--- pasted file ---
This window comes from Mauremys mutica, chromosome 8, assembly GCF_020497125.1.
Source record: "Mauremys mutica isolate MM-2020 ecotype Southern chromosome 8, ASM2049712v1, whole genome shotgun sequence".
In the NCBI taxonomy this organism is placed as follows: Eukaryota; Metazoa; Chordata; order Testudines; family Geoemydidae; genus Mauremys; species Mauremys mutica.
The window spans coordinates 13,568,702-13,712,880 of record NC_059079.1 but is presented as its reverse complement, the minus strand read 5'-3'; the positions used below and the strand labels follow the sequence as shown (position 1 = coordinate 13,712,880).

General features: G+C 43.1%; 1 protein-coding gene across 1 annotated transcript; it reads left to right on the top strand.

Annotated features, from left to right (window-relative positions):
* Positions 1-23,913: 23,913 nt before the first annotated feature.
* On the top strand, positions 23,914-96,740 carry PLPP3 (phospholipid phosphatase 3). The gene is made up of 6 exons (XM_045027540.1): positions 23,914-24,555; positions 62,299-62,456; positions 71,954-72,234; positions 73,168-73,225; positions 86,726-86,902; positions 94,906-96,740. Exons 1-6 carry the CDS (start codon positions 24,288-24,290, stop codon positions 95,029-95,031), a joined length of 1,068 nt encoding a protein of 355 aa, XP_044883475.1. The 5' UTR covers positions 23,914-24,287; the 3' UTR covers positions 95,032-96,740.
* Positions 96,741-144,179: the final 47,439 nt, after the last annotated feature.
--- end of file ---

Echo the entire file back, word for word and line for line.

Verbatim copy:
This window comes from Mauremys mutica, chromosome 8, assembly GCF_020497125.1.
Source record: "Mauremys mutica isolate MM-2020 ecotype Southern chromosome 8, ASM2049712v1, whole genome shotgun sequence".
In the NCBI taxonomy this organism is placed as follows: Eukaryota; Metazoa; Chordata; order Testudines; family Geoemydidae; genus Mauremys; species Mauremys mutica.
The window spans coordinates 13,568,702-13,712,880 of record NC_059079.1 but is presented as its reverse complement, the minus strand read 5'-3'; the positions used below and the strand labels follow the sequence as shown (position 1 = coordinate 13,712,880).

General features: G+C 43.1%; 1 protein-coding gene across 1 annotated transcript; it reads left to right on the top strand.

Annotated features, from left to right (window-relative positions):
* Positions 1-23,913: 23,913 nt before the first annotated feature.
* On the top strand, positions 23,914-96,740 carry PLPP3 (phospholipid phosphatase 3). The gene is made up of 6 exons (XM_045027540.1): positions 23,914-24,555; positions 62,299-62,456; positions 71,954-72,234; positions 73,168-73,225; positions 86,726-86,902; positions 94,906-96,740. Exons 1-6 carry the CDS (start codon positions 24,288-24,290, stop codon positions 95,029-95,031), a joined length of 1,068 nt encoding a protein of 355 aa, XP_044883475.1. The 5' UTR covers positions 23,914-24,287; the 3' UTR covers positions 95,032-96,740.
* Positions 96,741-144,179: the final 47,439 nt, after the last annotated feature.